particular,  may be associated with groundwater contamination if fertilizer or
manure application rates are high.

    Phosphorus.  Phosphorus (P) is almost always associated with surface water
rather than groundwater use impairments.   Most P-related water resource prob-
lems  result from excessive annual loading.   However,  if the water  resource
flushes  seasonally,  only  the P loading immediately  preceding  algal  bloom
periods may be of concern.  For instance, runoff from row cropland or suburban
developments  may be the major P loading source on an annual basis,  but these
may  be less important than wastewater treatment plant contributions to  algal
bloom  conditions  during summer and early fall.   From a water  quality  per-
spective,  only available P (P forms which enter the food web) is of  concern;
however,  there  is wide disagreement over which chemical forms are  available
and how large a fraction they constitute.

     Microbial Pathogens.  In general, the magnitude of the water resource im-
pairment and the degree of control required determine the extent of the criti-
cal area for microbial contamination.  Reversing the impairment of a shellfish
harvesting  area  with a fecal coliform standard of 14  mpn/100  ml  generally
calls  for  a  more  inclusive critical area than that required  to  treat  an
impaired  contact  recreational  area keeping  coliform  densities  below  200
mpn/100 ml.

    Pesticides.  Nearly all documented water resource impairments from  pesti-
cides  involve either damage to aquatic fauna (fishery impairment) or concerns
for human health (contamination of domestic water supply or  fishery).   Other
impairments  caused by more subtle ecological effects have been suspected  but
are  largely  unverified.  All of these impairments are the direct  result  of
pesticide concentrations rather than total loadings.  Thus, critical areas for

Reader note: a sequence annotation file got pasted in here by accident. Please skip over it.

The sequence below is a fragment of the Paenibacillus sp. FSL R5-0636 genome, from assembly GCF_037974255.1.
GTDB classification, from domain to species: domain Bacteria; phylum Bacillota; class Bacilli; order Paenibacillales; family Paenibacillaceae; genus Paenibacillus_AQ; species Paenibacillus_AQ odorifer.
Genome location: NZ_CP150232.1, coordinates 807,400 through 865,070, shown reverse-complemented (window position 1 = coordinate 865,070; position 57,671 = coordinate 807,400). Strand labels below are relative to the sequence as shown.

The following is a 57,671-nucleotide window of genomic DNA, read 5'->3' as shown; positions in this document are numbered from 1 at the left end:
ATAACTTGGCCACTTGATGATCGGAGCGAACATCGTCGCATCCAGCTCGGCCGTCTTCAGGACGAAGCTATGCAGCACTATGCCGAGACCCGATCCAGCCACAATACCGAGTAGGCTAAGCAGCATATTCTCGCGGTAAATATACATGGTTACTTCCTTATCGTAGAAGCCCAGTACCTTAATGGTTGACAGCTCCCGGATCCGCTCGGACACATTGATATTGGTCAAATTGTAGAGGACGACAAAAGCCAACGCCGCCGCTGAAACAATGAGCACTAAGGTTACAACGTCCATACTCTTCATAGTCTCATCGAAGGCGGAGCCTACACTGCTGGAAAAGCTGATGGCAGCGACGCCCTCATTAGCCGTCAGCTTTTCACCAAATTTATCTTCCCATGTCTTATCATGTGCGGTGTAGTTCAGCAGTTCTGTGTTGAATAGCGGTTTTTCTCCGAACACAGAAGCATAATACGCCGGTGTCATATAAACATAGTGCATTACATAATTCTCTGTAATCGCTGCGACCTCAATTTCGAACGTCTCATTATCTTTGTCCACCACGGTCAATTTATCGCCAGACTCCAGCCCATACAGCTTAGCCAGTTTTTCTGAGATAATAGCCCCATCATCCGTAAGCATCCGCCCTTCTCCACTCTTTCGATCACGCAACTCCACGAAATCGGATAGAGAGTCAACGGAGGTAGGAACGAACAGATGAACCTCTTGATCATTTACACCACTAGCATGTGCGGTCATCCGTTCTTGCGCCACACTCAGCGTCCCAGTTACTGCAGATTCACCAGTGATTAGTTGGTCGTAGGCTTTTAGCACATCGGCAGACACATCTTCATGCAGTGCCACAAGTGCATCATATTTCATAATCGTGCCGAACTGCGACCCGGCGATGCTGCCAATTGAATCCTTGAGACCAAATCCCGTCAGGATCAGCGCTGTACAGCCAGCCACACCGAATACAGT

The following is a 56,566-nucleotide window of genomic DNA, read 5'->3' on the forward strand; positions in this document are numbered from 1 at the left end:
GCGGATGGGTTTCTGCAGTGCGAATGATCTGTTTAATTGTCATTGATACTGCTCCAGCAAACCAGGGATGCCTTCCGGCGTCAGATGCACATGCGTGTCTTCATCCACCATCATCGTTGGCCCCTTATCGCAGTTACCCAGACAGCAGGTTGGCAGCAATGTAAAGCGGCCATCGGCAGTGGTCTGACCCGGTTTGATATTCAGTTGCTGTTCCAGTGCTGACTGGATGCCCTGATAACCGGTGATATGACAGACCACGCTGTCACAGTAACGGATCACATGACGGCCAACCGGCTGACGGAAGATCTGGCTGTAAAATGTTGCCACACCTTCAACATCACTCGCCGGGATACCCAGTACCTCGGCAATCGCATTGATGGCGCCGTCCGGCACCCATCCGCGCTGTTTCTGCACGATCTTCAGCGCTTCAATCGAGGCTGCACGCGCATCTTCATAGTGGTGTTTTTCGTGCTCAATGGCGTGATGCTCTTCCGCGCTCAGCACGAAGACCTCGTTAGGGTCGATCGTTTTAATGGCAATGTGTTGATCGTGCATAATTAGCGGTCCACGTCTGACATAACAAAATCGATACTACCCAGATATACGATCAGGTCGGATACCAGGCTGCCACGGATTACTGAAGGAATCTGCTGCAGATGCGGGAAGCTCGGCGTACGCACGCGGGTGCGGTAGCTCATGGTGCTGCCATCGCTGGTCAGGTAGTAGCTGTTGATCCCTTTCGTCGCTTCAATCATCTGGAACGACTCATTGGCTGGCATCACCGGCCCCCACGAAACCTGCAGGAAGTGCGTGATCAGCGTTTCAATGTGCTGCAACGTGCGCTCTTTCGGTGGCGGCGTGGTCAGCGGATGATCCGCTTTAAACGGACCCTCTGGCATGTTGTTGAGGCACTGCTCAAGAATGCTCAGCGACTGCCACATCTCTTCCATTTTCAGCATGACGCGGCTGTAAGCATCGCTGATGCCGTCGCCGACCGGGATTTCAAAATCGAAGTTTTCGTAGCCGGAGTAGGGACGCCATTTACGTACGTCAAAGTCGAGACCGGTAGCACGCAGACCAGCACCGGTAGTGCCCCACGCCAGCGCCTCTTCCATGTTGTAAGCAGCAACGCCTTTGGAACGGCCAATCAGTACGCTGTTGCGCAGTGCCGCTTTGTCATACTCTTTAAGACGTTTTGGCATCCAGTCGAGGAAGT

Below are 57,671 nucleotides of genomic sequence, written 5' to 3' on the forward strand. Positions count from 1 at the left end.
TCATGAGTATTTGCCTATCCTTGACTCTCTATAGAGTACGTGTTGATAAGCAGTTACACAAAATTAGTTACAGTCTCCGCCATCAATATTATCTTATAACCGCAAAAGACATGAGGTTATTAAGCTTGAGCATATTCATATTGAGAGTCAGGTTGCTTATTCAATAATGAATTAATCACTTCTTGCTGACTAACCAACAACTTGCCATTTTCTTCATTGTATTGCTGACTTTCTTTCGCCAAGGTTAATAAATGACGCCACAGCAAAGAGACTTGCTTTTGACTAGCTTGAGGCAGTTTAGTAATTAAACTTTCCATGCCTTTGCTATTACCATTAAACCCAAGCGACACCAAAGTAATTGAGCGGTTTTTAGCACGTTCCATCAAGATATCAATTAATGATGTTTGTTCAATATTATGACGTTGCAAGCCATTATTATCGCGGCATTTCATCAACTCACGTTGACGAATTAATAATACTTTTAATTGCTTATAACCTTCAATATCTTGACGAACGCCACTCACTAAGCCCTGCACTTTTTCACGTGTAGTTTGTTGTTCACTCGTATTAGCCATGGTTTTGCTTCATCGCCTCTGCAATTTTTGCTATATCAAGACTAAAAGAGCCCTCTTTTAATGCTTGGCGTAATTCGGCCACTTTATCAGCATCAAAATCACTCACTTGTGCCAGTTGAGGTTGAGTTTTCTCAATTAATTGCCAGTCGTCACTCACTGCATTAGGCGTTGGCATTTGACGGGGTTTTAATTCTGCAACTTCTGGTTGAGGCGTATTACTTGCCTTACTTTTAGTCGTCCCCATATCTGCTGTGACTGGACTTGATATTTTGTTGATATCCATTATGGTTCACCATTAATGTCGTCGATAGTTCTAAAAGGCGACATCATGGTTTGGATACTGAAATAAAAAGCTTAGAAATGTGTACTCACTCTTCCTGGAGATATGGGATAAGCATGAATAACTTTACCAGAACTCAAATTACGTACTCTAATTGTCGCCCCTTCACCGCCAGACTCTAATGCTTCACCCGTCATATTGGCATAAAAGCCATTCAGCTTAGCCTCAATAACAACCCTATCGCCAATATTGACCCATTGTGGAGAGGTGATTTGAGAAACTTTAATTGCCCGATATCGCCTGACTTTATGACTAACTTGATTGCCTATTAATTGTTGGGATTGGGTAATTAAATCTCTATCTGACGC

pesticide  contamination should be chosen to reduce concentration.   This  may
mean  that some upper portion of the watershed,  from which runoff reaches the
impaired areas only after peak concentrations have occurred, may not be criti-
cal.  The critical area, therefore, depends on the hydraulic retention time of
the  water resource such that an impaired stream segment would have a  smaller
critical area than a lake.

    If  the  impairment is in a lake or impoundment with sufficient  retention
time,  all  runoff  within the watershed may affect the concentration  in  the
lake.  Note,  however, that local toxicity problems may result from BMPs which
reduce surface runoff volume but cause an increase in the runoff concentration
of pesticides.

    Special considerations may be necessary for certain pesticide problems.

     • Organochlorine  insecticides concentrate with trophic level  (biomagni-
     fication),  resulting  in sport and commercial fish species which contain
     concentrations  that may pose human health problems.   Concentrations  in
     the water column, however, are seldom measurable.

     •  Most  organophosphorus insecticides are highly toxic to  both  aquatic
     fauna  and humans,  but have low persistence in surface water and are not
     biomagnified.   Most  documented  impairments have been  associated  with
     accidental spills or over-applications. Impairments result from intermit-
     tent high water concentrations.  Only surface water impairments have been

     •  Most carbamate insecticides  are  moderately  toxic to  fauna and  humans,
     have low persistence and are not biomagnified.   An important exception is
     aldicarb,  which  is  highly toxic  and has  shown persistence  of  several
     years in groundwater.  Incidents of  both ground  and surface water contami-
     nation are well documented.

     •   Triazine herbicides exhibit chronic effects on aquatic ecosystems  at